You may have heard the term "SOPA" getting thrown around these last few days. But what exactly does it mean?
The future of the Internet is at a crossroads because of SOPA and Protect IP, two controversial bills on their way through congress that may affect you. Major tech companies in Silicon Valley have come out strongly against SOPA. Gizmodo even called it a "digital Patriot Act." But Hollywood says the bill is essential in the battle against online piracy.
CNET's Declan McCullagh broke it down. Here is the key information for a quick refresher:
What's the justification for SOPA and Protect IP?
Rogue websites, many offshore, that steal and pirate American content (movies, etc.) online. Rep. Lamar Smith (R-Texas), the head of the House Judiciary committee chairman, was the author of SOPA.
How would SOPA work?
Like an Internet death penalty. With a court order, the US attorney general could force a service provider like Comcast to prevent access to a website within five days.
Who supports SOPA?
The three organizations that have probably been the most vocal are the MPAA, the Recording Industry Association of America, and the U.S. Chamber of Commerce. Hollywood outspent Silicon Valley by about ten-fold on lobbyists in the last two years.
Who's opposed to SOPA?
Many people and companies that use the Internet, such as Google, Facebook, Twitter, Zynga, eBay, Mozilla, Yahoo, AOL and Linkedin.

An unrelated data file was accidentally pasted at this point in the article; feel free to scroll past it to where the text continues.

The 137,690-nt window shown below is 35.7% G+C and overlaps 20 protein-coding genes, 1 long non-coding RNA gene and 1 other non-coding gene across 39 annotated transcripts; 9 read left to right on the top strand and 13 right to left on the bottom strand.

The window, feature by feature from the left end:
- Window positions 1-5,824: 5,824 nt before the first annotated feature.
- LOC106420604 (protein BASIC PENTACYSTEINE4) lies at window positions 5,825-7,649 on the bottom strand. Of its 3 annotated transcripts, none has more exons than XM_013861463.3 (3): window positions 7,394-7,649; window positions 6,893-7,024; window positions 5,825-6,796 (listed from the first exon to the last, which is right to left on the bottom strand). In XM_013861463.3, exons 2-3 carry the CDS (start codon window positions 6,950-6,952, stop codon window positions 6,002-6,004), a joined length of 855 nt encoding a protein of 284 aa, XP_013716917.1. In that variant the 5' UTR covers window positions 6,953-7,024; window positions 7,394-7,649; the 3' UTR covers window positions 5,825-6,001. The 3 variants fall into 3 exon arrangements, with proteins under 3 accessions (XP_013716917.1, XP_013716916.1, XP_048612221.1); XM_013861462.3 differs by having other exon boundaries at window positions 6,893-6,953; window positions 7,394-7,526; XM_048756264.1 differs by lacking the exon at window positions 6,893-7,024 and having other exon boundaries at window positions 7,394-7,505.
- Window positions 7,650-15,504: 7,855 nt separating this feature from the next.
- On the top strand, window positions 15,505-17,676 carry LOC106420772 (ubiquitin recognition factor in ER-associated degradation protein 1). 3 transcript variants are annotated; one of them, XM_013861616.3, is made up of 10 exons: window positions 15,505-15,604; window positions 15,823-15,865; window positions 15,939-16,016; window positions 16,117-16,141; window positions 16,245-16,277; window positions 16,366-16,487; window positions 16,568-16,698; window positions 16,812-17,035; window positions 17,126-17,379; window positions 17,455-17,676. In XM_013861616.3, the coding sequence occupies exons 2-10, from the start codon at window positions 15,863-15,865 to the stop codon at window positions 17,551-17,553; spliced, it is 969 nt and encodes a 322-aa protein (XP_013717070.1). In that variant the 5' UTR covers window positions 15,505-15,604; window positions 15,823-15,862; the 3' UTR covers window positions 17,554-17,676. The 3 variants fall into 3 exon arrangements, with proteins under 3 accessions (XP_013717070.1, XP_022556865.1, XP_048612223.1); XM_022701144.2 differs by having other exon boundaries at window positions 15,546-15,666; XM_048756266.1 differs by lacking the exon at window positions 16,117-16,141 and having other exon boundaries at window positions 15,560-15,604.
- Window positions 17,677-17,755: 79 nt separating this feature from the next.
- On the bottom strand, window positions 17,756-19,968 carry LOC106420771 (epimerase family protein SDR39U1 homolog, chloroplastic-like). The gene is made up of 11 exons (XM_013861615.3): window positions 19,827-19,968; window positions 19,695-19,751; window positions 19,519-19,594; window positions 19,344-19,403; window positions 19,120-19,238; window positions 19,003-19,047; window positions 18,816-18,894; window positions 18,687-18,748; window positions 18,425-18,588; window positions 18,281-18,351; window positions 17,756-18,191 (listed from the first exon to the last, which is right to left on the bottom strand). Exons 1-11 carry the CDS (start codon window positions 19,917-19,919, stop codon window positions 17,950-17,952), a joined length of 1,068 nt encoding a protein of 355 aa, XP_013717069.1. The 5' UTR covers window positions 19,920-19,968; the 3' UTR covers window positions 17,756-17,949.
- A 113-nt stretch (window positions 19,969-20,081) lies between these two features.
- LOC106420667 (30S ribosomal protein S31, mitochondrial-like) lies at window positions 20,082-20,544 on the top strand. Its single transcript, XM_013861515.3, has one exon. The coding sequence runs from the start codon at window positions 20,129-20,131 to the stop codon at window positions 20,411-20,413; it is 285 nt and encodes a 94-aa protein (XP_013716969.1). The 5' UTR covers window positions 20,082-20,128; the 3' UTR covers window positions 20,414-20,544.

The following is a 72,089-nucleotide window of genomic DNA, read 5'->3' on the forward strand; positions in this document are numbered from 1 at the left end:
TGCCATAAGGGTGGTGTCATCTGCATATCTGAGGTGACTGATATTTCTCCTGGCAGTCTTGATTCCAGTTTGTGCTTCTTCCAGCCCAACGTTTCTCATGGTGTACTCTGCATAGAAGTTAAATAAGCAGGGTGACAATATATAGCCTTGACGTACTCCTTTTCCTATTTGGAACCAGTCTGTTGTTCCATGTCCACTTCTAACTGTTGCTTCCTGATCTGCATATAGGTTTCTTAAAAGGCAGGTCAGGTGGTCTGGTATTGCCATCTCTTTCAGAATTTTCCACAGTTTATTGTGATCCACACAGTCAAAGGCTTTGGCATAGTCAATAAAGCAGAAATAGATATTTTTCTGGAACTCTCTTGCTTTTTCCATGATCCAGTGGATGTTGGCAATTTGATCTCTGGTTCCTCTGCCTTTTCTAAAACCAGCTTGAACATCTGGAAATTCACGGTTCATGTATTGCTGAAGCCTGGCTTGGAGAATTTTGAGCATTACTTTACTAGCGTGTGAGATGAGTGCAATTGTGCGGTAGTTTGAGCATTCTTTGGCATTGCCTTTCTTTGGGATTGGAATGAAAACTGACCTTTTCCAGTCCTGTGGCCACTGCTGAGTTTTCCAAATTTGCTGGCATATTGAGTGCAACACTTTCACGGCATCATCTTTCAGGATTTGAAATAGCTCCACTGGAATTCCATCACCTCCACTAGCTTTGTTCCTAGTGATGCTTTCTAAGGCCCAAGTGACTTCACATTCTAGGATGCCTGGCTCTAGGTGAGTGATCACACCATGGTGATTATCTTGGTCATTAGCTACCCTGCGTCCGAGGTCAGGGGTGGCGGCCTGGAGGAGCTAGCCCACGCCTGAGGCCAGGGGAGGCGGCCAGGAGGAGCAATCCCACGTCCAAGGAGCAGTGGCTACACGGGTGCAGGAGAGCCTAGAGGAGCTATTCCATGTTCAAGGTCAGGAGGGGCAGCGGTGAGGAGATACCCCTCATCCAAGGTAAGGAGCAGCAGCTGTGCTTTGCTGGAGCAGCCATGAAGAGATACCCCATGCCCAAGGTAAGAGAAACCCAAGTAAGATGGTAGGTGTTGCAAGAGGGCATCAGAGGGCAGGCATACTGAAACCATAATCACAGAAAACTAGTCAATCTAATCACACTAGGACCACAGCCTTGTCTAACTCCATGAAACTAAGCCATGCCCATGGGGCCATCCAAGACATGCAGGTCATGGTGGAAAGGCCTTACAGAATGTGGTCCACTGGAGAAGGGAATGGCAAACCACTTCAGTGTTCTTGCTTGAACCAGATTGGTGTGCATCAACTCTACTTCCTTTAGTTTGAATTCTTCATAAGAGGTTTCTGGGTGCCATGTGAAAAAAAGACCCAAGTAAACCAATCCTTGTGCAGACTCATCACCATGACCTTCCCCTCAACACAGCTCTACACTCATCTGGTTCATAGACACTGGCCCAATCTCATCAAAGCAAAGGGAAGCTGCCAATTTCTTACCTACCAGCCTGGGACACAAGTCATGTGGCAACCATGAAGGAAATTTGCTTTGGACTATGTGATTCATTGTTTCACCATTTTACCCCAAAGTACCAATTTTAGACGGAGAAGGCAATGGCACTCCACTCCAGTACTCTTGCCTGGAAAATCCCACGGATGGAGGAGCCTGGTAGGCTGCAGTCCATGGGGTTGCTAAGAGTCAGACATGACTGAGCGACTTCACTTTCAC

How is SOPA different from the earlier Senate bill called the Protect IP Act?
SOPA is broader. Protect IP targeted domain name system providers, financial companies and ad networks -- not companies that provide Internet connectivity.
What are the security-related implications of SOPA?
SOPA would require Internet providers to redirect allegedly piratical domain names to a different server, violating DNSSEC. DNSSEC is a set of security improvements to the domain name system so there is no break in the chain between a website and its user. Innocent websites could be swept up as collateral damage. The method can also be easily bypassed.
What will SOPA require Internet providers to do?
It could require Internet providers to monitor customers' traffic and block websites suspected of copyright infringement.
Are there free speech implications to SOPA?
To be blacklisted, a website must be "directed" at the U.S. and the owner has to "promote" acts that can infringe copyright. Opponents say SOPA has language that could blacklist the next YouTube, Wikipedia or WikiLeaks.
What has the response to this language been?
The Motion Picture Association of America said SOPA is perfectly constitutional. Mozilla, which makes the Firefox web browser, responded by asking its users to "Protect the Internet: Help us stop the Internet Blacklist Legislation...your favorite websites both inside and outside the US could be blocked based on an infringement claim."
Does the U.S. Congress support SOPA?
Support for Protect IP is remarkably broad, and SOPA a little less so. An analysis by the RIAA says that of some 1,900 bills that have been introduced in the Senate, only 18 other bills enjoy the same number of bipartisan cosponsors as Protect IP does.
What happens next?
In terms of Protect IP, the Senate Judiciary committee has approved it and it's waiting for a floor vote. One hurdle: Sen. Ron Wyden, an Oregon Democrat, has placed a hold on the bill. A vote on SOPA was postponed Friday, probably until sometime in early 2012. Where it goes from there is an open question that depends on where the House Republican leadership stands. Because the House's floor schedule is under the control of the majority party, the decision will largely lie in the hands of House Speaker John Boehner and his lieutenants.